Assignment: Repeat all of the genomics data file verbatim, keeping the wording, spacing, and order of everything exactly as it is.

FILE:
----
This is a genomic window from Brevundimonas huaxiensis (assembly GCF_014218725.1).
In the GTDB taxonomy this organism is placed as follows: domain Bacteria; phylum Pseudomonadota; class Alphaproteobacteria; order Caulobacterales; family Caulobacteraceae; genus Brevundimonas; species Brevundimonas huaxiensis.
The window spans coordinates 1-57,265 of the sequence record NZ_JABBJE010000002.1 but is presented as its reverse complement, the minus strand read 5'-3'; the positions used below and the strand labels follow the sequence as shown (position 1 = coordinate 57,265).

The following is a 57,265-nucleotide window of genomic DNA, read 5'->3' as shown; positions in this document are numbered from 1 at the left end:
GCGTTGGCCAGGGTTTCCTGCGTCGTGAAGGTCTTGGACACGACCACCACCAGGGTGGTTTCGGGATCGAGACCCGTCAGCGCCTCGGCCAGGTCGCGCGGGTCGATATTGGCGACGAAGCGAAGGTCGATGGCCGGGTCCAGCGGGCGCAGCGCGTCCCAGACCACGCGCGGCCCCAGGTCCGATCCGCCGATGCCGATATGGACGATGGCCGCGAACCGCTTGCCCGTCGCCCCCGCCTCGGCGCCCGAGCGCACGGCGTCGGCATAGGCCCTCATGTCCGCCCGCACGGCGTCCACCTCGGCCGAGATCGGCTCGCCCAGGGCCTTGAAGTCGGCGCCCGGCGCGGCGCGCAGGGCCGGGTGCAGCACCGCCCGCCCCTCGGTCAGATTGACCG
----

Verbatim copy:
This is a genomic window from Brevundimonas huaxiensis (assembly GCF_014218725.1).
In the GTDB taxonomy this organism is placed as follows: domain Bacteria; phylum Pseudomonadota; class Alphaproteobacteria; order Caulobacterales; family Caulobacteraceae; genus Brevundimonas; species Brevundimonas huaxiensis.
The window spans coordinates 1-57,265 of the sequence record NZ_JABBJE010000002.1 but is presented as its reverse complement, the minus strand read 5'-3'; the positions used below and the strand labels follow the sequence as shown (position 1 = coordinate 57,265).

The following is a 57,265-nucleotide window of genomic DNA, read 5'->3' as shown; positions in this document are numbered from 1 at the left end:
GCGTTGGCCAGGGTTTCCTGCGTCGTGAAGGTCTTGGACACGACCACCACCAGGGTGGTTTCGGGATCGAGACCCGTCAGCGCCTCGGCCAGGTCGCGCGGGTCGATATTGGCGACGAAGCGAAGGTCGATGGCCGGGTCCAGCGGGCGCAGCGCGTCCCAGACCACGCGCGGCCCCAGGTCCGATCCGCCGATGCCGATATGGACGATGGCCGCGAACCGCTTGCCCGTCGCCCCCGCCTCGGCGCCCGAGCGCACGGCGTCGGCATAGGCCCTCATGTCCGCCCGCACGGCGTCCACCTCGGCCGAGATCGGCTCGCCCAGGGCCTTGAAGTCGGCGCCCGGCGCGGCGCGCAGGGCCGGGTGCAGCACCGCCCGCCCCTCGGTCAGATTGACCG